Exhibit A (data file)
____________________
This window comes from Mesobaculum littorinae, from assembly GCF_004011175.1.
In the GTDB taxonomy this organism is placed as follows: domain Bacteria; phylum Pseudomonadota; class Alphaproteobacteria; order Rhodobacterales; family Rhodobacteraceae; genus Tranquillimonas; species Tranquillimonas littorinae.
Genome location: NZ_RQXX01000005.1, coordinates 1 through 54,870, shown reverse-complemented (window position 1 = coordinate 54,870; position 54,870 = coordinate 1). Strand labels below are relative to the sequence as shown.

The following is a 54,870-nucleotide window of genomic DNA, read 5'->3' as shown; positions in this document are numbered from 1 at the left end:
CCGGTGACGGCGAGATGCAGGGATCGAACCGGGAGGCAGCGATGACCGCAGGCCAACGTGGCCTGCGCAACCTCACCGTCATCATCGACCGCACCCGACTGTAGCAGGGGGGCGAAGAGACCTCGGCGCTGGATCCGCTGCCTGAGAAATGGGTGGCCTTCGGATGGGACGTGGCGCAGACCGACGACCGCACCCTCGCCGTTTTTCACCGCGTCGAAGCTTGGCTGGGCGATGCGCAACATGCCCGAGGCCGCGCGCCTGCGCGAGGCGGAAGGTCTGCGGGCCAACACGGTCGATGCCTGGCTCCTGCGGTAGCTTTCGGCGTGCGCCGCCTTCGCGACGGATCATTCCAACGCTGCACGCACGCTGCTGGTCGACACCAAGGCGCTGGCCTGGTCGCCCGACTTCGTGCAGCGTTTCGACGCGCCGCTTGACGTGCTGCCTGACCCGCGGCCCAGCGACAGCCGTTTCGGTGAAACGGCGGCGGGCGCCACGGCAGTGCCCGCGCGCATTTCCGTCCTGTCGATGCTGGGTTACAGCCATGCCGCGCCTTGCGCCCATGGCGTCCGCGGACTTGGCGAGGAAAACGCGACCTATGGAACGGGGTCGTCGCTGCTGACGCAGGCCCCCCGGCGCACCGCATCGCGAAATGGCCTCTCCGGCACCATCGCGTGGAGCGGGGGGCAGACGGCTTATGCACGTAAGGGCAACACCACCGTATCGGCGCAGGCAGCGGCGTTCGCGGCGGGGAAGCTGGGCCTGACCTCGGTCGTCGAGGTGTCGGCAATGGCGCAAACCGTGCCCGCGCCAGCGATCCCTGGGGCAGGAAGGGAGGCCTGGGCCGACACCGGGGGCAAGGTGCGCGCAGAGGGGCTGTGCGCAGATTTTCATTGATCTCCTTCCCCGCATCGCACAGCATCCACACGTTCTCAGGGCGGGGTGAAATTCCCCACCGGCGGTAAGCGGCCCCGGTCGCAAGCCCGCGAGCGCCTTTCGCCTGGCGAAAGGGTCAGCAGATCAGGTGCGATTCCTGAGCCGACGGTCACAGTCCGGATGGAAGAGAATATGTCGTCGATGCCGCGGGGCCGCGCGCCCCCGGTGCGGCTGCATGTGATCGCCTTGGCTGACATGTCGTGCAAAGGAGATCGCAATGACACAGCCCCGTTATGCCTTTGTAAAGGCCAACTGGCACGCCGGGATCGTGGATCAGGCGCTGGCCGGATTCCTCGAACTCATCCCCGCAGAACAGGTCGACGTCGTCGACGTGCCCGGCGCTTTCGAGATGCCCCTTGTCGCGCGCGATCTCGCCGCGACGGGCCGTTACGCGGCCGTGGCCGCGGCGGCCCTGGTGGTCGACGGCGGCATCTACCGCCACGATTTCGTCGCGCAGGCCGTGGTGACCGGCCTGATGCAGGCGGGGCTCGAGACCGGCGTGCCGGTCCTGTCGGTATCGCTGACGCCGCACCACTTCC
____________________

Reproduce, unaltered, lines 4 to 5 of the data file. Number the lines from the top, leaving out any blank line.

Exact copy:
The following is a 54,870-nucleotide window of genomic DNA, read 5'->3' as shown; positions in this document are numbered from 1 at the left end:
CCGGTGACGGCGAGATGCAGGGATCGAACCGGGAGGCAGCGATGACCGCAGGCCAACGTGGCCTGCGCAACCTCACCGTCATCATCGACCGCACCCGACTGTAGCAGGGGGGCGAAGAGACCTCGGCGCTGGATCCGCTGCCTGAGAAATGGGTGGCCTTCGGATGGGACGTGGCGCAGACCGACGACCGCACCCTCGCCGTTTTTCACCGCGTCGAAGCTTGGCTGGGCGATGCGCAACATGCCCGAGGCCGCGCGCCTGCGCGAGGCGGAAGGTCTGCGGGCCAACACGGTCGATGCCTGGCTCCTGCGGTAGCTTTCGGCGTGCGCCGCCTTCGCGACGGATCATTCCAACGCTGCACGCACGCTGCTGGTCGACACCAAGGCGCTGGCCTGGTCGCCCGACTTCGTGCAGCGTTTCGACGCGCCGCTTGACGTGCTGCCTGACCCGCGGCCCAGCGACAGCCGTTTCGGTGAAACGGCGGCGGGCGCCACGGCAGTGCCCGCGCGCATTTCCGTCCTGTCGATGCTGGGTTACAGCCATGCCGCGCCTTGCGCCCATGGCGTCCGCGGACTTGGCGAGGAAAACGCGACCTATGGAACGGGGTCGTCGCTGCTGACGCAGGCCCCCCGGCGCACCGCATCGCGAAATGGCCTCTCCGGCACCATCGCGTGGAGCGGGGGGCAGACGGCTTATGCACGTAAGGGCAACACCACCGTATCGGCGCAGGCAGCGGCGTTCGCGGCGGGGAAGCTGGGCCTGACCTCGGTCGTCGAGGTGTCGGCAATGGCGCAAACCGTGCCCGCGCCAGCGATCCCTGGGGCAGGAAGGGAGGCCTGGGCCGACACCGGGGGCAAGGTGCGCGCAGAGGGGCTGTGCGCAGATTTTCATTGATCTCCTTCCCCGCATCGCACAGCATCCACACGTTCTCAGGGCGGGGTGAAATTCCCCACCGGCGGTAAGCGGCCCCGGTCGCAAGCCCGCGAGCGCCTTTCGCCTGGCGAAAGGGTCAGCAGATCAGGTGCGATTCCTGAGCCGACGGTCACAGTCCGGATGGAAGAGAATATGTCGTCGATGCCGCGGGGCCGCGCGCCCCCGGTGCGGCTGCATGTGATCGCCTTGGCTGACATGTCGTGCAAAGGAGATCGCAATGACACAGCCCCGTTATGCCTTTGTAAAGGCCAACTGGCACGCCGGGATCGTGGATCAGGCGCTGGCCGGATTCCTCGAACTCATCCCCGCAGAACAGGTCGACGTCGTCGACGTGCCCGGCGCTTTCGAGATGCCCCTTGTCGCGCGCGATCTCGCCGCGACGGGCCGTTACGCGGCCGTGGCCGCGGCGGCCCTGGTGGTCGACGGCGGCATCTACCGCCACGATTTCGTCGCGCAGGCCGTGGTGACCGGCCTGATGCAGGCGGGGCTCGAGACCGGCGTGCCGGTCCTGTCGGTATCGCTGACGCCGCACCACTTCC